previous next
[8] As regards the boys in whose company our budding orator is to be brought up, I would repeat what I have said about nurses. As regards his paedagogi,1 I would urge that they should have had a thorough education, or if they have not, that they should be aware of the fact. There are none worse than those, who as soon as they have progressed beyond a knowledge of the alphabet delude themselves into the belief that they are the possessors of real knowledge. For they disdain to stoop to the drudgery of teaching, and conceiving that they have acquired a certain title to authority—a frequent source of vanity in such persons—become imperious or even brutal in instilling a thorough dose of their [p. 25] own folly.

1 There is no translation for paedagogus, the slave-tutor. “Tutor,” “guardian,” “governor,” and similar terms are all misleading. He had the general supervision of the boy, escorted him to school and elsewhere, and saw that lie did not get into mischief, but did not, as a rule, direct his studies.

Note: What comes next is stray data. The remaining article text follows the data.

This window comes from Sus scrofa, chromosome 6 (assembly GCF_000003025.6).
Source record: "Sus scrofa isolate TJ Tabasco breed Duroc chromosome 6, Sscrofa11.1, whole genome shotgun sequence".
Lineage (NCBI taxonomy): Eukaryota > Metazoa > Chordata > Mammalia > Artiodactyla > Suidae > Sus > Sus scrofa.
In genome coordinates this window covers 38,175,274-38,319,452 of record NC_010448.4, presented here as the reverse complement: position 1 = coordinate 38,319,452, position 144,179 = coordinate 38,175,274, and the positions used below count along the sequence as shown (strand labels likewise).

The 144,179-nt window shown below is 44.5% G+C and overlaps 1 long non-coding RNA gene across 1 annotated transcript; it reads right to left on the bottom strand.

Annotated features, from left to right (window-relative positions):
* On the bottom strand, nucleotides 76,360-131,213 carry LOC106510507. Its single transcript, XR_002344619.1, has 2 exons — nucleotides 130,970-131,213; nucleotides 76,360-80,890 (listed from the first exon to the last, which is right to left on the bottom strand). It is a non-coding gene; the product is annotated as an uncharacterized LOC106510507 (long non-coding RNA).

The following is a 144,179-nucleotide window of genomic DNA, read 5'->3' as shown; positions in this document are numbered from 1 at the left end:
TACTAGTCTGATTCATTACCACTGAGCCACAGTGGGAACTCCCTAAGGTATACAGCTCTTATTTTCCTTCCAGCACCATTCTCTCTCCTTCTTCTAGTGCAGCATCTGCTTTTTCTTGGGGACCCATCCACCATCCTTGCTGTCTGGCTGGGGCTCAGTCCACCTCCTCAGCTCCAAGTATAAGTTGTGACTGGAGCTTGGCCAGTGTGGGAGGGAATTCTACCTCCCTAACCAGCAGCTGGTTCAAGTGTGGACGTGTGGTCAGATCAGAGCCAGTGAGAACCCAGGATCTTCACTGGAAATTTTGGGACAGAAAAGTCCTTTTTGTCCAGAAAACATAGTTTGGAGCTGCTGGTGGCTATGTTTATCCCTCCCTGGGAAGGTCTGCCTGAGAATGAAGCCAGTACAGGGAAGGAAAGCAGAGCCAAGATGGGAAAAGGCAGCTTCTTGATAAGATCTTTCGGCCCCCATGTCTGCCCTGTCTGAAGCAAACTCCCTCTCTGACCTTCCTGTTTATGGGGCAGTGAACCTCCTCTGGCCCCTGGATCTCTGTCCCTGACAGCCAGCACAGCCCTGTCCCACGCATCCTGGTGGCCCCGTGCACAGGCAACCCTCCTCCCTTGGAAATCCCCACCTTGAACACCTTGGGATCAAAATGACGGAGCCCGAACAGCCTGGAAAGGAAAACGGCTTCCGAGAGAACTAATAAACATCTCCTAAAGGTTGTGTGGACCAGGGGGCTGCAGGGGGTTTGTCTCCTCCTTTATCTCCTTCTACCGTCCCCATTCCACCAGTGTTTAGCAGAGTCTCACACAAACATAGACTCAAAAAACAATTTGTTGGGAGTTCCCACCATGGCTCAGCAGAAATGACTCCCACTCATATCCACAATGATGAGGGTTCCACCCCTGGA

Creative Commons License
This work is licensed under a Creative Commons Attribution-ShareAlike 3.0 United States License.

An XML version of this text is available for download, with the additional restriction that you offer Perseus any modifications you make. Perseus provides credit for all accepted changes, storing new additions in a versioning system.

load focus Introduction (Harold Edgeworth Butler, 1920)
load focus Latin (Harold Edgeworth Butler, 1920)
hide References (9 total)
hide Display Preferences
Greek Display:
Arabic Display:
View by Default:
Browse Bar: